With parents and other supportive partners, RF prioritizes the relationship between the supports and the person with ARFID. The power of attunement and responsiveness in these relationships is celebrated. When caregivers are attuned to the experience of eaters, noticing what seems to work (and not work) for the people they love, and when they respond to what they see in a way that honors those needs, RF asserts that this is the best possible foundation for eaters to grow and thrive.

What are my key kernels of wisdom from The RF Training?

  1. It’s important to continue to believe in and facilitate every eater’s capacity for attunement and self-regulation, even if we are being told that they struggle with this ability.
    While it’s true that some individuals may have medical issues that alter their experience of hunger and fullness temporarily, or in a longer-term fashion, many others do not. Struggles with anxiety, normal developmental dynamics around autonomy, and reactions to even subtle pressure to eat can result in food refusal that has nothing to do with an inability to sense and respond to hunger and fullness. Dietitians can support people with ARFID by helping them to assess and address any medical barriers, while also helping them to understand other issues that may be interfering with or complicating their personal experience of attunement.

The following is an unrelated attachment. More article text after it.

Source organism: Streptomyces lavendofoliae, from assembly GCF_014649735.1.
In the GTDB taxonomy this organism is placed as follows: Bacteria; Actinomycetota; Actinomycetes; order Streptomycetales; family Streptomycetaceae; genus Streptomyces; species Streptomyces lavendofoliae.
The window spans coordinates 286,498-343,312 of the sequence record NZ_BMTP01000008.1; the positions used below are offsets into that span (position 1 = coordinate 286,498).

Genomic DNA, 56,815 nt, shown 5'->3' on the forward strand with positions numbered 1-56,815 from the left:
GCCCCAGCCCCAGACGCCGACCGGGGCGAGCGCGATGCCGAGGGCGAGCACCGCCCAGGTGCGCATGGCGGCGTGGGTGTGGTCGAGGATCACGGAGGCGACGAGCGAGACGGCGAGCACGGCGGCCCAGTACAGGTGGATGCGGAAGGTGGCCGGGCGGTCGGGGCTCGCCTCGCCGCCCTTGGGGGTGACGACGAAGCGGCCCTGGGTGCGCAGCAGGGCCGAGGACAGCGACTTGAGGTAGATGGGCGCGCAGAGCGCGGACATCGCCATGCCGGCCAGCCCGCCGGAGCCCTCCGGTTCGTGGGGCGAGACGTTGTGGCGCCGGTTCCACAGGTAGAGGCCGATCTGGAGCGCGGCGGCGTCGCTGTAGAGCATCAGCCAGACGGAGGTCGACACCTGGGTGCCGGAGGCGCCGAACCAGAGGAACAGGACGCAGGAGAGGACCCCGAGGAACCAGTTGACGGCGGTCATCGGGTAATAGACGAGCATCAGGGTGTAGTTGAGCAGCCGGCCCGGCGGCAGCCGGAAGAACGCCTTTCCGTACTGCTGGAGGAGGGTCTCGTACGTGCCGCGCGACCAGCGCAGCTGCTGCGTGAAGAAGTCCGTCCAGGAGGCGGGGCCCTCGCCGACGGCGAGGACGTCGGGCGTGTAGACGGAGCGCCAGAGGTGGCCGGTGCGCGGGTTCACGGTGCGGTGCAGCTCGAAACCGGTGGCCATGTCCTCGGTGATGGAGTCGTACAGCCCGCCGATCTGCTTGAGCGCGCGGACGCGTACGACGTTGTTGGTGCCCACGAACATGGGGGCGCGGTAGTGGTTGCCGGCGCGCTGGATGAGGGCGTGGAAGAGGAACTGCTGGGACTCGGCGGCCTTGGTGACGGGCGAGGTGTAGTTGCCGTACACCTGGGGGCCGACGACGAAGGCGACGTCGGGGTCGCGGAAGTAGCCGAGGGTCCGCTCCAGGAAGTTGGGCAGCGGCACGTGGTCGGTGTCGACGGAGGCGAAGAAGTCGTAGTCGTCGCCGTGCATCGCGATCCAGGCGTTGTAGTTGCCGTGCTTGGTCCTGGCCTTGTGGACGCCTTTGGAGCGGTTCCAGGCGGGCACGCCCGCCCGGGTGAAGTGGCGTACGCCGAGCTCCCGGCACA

2. When we and other supports believe that eaters can’t self-regulate, we’re more likely to engage in (or recommend!) counter-productive feeding techniques that actually result in more avoidant eating behavior, undereating, slowed pace of eating, decreased BMI, and increased likelihood of eating issues later in life.